Kiowa hospital opens in Kan.
Critical-access facility destroyed in 2007 tornado
The tornado that ripped through Greensburg, Kan., on May 4, 2007, devastated more than just bricks and mortar, such as Kiowa County Memorial Hospital. It also tore apart the healthcare provider community in the town, said Mary Sweet, the hospital’s administrator. So the challenge wasn’t only to rebuild a hospital, but also a provider community, she said.
The new Kiowa County Memorial Hospital opened this month, less than three years after the tornado that destroyed more than 90% of Greensburg and about 17 months after ground was broken. The 15-bed critical-access hospital’s emergency department will have full-time laboratory and diagnostic imaging support, including a 16-slice CT scanner, Sweet said.
The new hospital also takes steps toward rebuilding a base of other healthcare services. The building includes a rural health clinic and space for a retail pharmacy, Sweet said. The pharmacist who used to run a retail pharmacy in Greensburg moved away after the tornado, so the hospital has to recruit a new one, she added. There is also an area for specialists to set up shop, such as an eye doctor and a cardiologist, and the hospital hopes to offer minor surgeries, Sweet said. The hospital also features an on-site daycare for its employees.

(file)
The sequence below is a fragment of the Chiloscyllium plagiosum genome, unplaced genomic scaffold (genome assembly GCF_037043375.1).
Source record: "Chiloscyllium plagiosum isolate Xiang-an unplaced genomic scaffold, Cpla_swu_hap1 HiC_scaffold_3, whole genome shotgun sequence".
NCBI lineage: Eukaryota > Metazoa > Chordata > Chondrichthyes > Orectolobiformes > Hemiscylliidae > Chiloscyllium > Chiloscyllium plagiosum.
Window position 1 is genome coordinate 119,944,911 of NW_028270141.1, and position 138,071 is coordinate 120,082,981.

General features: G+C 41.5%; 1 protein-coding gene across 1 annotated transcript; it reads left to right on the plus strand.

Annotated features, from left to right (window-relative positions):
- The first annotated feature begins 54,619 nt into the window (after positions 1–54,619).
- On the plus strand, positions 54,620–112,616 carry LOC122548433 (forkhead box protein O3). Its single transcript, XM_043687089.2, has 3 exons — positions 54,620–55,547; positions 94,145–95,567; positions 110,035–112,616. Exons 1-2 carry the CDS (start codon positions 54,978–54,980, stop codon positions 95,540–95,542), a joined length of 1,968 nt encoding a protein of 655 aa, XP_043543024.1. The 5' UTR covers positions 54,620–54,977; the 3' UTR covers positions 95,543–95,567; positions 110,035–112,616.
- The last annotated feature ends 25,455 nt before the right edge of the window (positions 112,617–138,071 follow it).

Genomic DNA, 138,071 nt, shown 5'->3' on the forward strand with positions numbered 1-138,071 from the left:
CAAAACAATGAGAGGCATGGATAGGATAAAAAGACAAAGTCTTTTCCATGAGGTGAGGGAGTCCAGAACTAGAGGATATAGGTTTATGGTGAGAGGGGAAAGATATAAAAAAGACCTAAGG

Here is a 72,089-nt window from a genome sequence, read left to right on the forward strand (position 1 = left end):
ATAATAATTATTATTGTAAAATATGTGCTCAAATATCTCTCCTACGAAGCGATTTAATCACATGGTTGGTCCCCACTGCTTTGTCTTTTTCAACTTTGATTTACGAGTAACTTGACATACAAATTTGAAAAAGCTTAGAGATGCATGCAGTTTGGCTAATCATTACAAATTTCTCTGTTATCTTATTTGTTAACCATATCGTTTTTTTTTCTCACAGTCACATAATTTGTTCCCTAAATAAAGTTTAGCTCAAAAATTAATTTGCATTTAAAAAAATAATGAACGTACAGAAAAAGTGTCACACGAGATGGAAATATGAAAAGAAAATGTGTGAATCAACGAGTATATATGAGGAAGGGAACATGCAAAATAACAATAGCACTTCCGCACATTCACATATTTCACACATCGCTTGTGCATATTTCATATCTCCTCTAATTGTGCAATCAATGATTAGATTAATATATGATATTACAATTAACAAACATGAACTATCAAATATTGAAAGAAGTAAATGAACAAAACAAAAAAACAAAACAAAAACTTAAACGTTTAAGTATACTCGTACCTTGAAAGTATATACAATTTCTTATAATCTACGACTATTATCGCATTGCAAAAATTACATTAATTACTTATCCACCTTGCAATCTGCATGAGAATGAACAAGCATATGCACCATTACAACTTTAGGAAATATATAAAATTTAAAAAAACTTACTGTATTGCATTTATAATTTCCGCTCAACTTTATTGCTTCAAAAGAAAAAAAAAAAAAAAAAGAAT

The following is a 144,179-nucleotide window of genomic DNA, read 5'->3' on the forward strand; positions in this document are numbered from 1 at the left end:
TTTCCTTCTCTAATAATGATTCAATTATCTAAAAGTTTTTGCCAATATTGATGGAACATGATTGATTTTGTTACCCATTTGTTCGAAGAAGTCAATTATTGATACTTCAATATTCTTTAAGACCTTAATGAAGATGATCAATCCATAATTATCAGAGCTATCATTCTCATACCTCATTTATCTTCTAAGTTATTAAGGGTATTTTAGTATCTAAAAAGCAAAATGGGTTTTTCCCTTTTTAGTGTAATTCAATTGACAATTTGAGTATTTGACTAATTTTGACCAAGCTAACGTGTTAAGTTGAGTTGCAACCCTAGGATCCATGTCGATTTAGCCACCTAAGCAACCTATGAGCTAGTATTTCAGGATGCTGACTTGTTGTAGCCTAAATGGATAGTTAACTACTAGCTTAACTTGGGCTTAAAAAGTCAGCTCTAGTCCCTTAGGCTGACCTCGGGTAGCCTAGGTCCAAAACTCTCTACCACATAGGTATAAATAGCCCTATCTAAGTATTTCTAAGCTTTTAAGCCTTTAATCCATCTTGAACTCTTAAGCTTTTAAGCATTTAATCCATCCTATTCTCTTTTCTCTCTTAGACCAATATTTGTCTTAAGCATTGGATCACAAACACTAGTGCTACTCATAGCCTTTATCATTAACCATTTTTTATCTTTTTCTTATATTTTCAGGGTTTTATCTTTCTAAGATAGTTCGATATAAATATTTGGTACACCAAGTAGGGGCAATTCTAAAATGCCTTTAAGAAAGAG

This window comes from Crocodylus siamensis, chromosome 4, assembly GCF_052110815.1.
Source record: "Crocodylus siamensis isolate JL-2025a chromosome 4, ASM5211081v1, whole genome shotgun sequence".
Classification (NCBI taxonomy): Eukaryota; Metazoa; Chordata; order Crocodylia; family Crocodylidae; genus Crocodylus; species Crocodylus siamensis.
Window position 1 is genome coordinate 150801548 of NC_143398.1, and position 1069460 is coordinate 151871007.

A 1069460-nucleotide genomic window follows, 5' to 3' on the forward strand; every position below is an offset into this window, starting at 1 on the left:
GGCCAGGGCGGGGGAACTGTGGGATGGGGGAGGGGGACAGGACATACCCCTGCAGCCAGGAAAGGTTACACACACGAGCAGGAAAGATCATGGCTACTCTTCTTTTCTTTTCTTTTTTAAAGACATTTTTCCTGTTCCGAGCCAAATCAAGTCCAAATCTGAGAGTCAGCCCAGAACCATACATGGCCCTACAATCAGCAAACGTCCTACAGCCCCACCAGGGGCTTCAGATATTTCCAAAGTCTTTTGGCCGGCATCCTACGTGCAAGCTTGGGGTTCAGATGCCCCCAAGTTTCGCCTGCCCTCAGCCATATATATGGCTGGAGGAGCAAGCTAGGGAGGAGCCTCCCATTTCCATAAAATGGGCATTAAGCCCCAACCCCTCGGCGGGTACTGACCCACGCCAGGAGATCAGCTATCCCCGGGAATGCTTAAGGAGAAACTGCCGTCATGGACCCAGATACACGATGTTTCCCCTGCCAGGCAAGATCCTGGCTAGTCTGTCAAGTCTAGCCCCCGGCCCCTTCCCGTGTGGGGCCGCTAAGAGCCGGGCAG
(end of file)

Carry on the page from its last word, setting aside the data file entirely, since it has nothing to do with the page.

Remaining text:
The hospital also was designed to seek out the Leadership in Energy and Environmental Design, or LEED, platinum designation, Sweet said. If granted, Kiowa County Memorial would be the first LEED platinum criticalaccess hospital, she said. A wind turbine provides about 30% of the electricity the hospital needs. The amount of electricity is kept low by the availability of natural light and other efficiencies, she said.
The hospital cost about $19 million to build and another $6 million to equip, Sweet said. A variety of financing sources contributed to the $25 million, she said. Insurance, donations and grants from the Federal Emergency Management Agency and its Kansas equivalent covered all but $4.2 million of the cost, and then the U.S. Department of Agriculture provided the rest, split equally between a grant and a loan, Sweet said.